While the subtitle of History Alive!-Engaging All Learners in the Diverse Classroom-may suggest to some teachers that this instructional approach is intended primarily for the ethnically diverse school, the strategies outlined here are ones which will benefit all students. To consider this work only under the rubric of multiculturalism and diversity would be to shortchange its application. What has passed as teaching in the social studies classroom has too often been a monotonous reliance on the lecture and discussion method, with only shallow understanding of the variety of ways in which people learn and a concomitant ignorance of the range of effective strategies for promoting learning in all students. This book represents a welcome departure from that stale tradition.
Teachers College, Columbia University
New York, New York
Teaching and Learning in History
Gaea Leinhardt, Isabel L. Beck and Catherine Stainton, eds.
Hillsdale, NJ: Erlbaum Publishing, 1994
$59.95 (list); $29.95 (individuals who prepay)
The editors of the volume under review claim that the field of teaching and learning history is "emerging as an exciting new field of inquiry" (p. ix). I believe they are right, at least in the North American context. But how can it be that teaching and learning in one of the core subjects of school curricula is only now attracting the serious and systematic attention of educators?
Until recently, much educational research has steered away from specific subject areas, addressing itself more globally to generic issues of teaching and learning. Moreover, the subject areas that were addressed in earlier examinations of subject-specific learning-math and physics in particular-were well-structured, as opposed to the interpretive, rhetorical and ill-structured domain of history. Finally, North American educators who have written on issues of history curriculum have, again until recently, looked at history largely as part of the school subject of social studies. Thus, while the British debated a curriculum movement called "the new history" in the early 1970s, the North American analogue was "the new social studies." In this setting, the discipline-specific characteristics of history remained relatively obscure.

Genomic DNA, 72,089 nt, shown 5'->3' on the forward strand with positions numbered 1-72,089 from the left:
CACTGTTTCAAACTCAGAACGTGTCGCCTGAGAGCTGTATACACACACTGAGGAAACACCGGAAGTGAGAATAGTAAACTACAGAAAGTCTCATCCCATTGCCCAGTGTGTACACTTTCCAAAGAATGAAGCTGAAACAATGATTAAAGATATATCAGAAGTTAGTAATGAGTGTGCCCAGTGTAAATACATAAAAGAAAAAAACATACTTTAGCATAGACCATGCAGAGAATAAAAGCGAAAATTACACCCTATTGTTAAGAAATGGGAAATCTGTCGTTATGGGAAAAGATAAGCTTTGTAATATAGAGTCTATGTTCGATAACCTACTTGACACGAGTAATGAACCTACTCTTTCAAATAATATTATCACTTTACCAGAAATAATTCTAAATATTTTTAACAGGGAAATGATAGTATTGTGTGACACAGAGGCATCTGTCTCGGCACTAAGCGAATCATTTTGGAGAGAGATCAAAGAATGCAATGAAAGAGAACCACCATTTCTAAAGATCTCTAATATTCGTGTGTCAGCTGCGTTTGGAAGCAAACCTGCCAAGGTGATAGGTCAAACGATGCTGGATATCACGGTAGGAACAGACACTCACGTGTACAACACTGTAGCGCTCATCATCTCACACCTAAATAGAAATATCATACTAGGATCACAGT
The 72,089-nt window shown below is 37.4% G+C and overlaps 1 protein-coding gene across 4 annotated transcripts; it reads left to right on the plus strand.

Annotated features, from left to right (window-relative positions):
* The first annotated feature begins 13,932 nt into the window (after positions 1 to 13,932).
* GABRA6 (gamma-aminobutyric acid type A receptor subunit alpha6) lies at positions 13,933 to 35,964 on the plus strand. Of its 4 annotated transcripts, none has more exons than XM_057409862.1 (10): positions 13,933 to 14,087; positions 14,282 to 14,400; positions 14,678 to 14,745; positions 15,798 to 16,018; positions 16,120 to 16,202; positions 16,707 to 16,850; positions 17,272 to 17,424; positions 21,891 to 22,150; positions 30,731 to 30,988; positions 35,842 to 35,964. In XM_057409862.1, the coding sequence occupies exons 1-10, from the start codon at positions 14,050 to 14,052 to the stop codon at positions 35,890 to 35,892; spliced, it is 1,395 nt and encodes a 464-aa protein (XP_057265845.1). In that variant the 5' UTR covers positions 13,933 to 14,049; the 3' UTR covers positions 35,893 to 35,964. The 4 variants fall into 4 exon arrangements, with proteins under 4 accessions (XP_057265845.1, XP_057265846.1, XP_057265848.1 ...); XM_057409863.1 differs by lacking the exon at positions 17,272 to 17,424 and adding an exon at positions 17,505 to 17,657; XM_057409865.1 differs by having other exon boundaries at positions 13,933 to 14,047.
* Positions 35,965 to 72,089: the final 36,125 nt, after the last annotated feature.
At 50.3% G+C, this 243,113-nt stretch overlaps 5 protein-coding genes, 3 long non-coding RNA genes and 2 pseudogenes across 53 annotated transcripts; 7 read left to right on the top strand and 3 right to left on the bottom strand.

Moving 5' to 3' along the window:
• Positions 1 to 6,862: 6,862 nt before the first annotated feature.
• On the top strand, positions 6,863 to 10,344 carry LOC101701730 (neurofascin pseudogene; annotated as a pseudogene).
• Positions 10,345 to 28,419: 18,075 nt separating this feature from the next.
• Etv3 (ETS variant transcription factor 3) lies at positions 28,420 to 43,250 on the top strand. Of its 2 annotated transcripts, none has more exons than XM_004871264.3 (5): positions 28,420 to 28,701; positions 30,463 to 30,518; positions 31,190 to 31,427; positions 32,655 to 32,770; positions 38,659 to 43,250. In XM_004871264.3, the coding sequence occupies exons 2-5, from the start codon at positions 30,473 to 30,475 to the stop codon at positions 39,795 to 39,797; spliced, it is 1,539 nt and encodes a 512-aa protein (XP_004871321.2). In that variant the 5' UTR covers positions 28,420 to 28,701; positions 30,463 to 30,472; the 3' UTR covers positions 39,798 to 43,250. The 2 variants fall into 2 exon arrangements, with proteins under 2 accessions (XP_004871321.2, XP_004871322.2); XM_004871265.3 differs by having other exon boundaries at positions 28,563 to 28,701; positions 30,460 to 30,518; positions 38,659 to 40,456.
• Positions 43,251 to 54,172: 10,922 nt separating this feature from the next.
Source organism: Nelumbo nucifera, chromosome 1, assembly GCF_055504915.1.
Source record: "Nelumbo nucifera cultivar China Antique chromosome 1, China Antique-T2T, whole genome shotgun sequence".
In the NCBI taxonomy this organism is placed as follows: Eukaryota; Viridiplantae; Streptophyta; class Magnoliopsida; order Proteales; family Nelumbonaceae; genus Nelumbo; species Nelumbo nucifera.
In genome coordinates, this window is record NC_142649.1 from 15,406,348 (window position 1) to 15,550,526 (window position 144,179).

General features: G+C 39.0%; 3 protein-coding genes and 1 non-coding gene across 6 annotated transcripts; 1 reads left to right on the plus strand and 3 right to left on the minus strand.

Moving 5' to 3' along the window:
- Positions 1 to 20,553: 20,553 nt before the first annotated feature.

For a variety of reasons the educational research agenda is now changing. Teaching and Learning inHistory represents a welcome sampling of some of the new work, an intersection of historiography, cognitive psychology, curriculum theory, and reading research. In most cases, the chapters are summaries of ongoing research programs which should continue to bear fruit in the next few years. The volume may thus serve to introduce a number of important lines of interdisciplinary research to new audiences.
Four of the seven chapters directly address problems of reading historical texts. As Leinhardt reasons, "History is a discipline based on reading, writing, and discussing texts" (p. 212). The historical texts under study range from elementary school textbooks to the primary source documents used by historians to construct their historical interpretations, to popular historical fiction. And a plethora of concerns arise when the authors ask what students understand, don't understand, and might be taught to understand from reading these texts. What makes all of this interesting, important and complicated is the notion that historical text is not so much a vehicle for the transmission of information, but an instrument for the reader's construction of cognitive representations.
Samuel Wineburg's chapter, drawn from his research with historians' reading of a variety of historical texts, provides the most lucid exploration of the various dimensions of this notion. Margaret McKeown and Isabel Beck offer a down-to-earth summary of their research on fifth-grade history textbooks and students' understanding of them, with important lessons for the writers of textbooks and the teachers who assign them. Similarly useful, albeit for teachers of older students, is Stuart Greene's analysis of college history writing assignments. Less successful as a summary of an extensive research program is the contribution of Britt, Rouet, Georgi and Perfetti. Those unfamiliar with psychologists' models of narrative analysis will find this chapter arcane. The difficulty may lie simply in how much of their work the authors tried to fit into one chapter.
Three other chapters round out the volume. Ola Hallden discusses the problems in the Swedish history curriculum in terms that will make many North American educators weep, as the level at which his secondary school students are working is so far beyond our own. Ronald Evans outlines the ideological implications of different approaches to teaching history, based on an idiosyncratic typology of historians. And in her concluding chapter, Gaea Leinhardt provides not only a summary of her own research program, but a glimpse into the conceptualization behind this important collection. While Teaching and Learning in History is not a teaching handbook, it provides an excellent introduction to this "exciting new field of inquiry."
University of British Columbia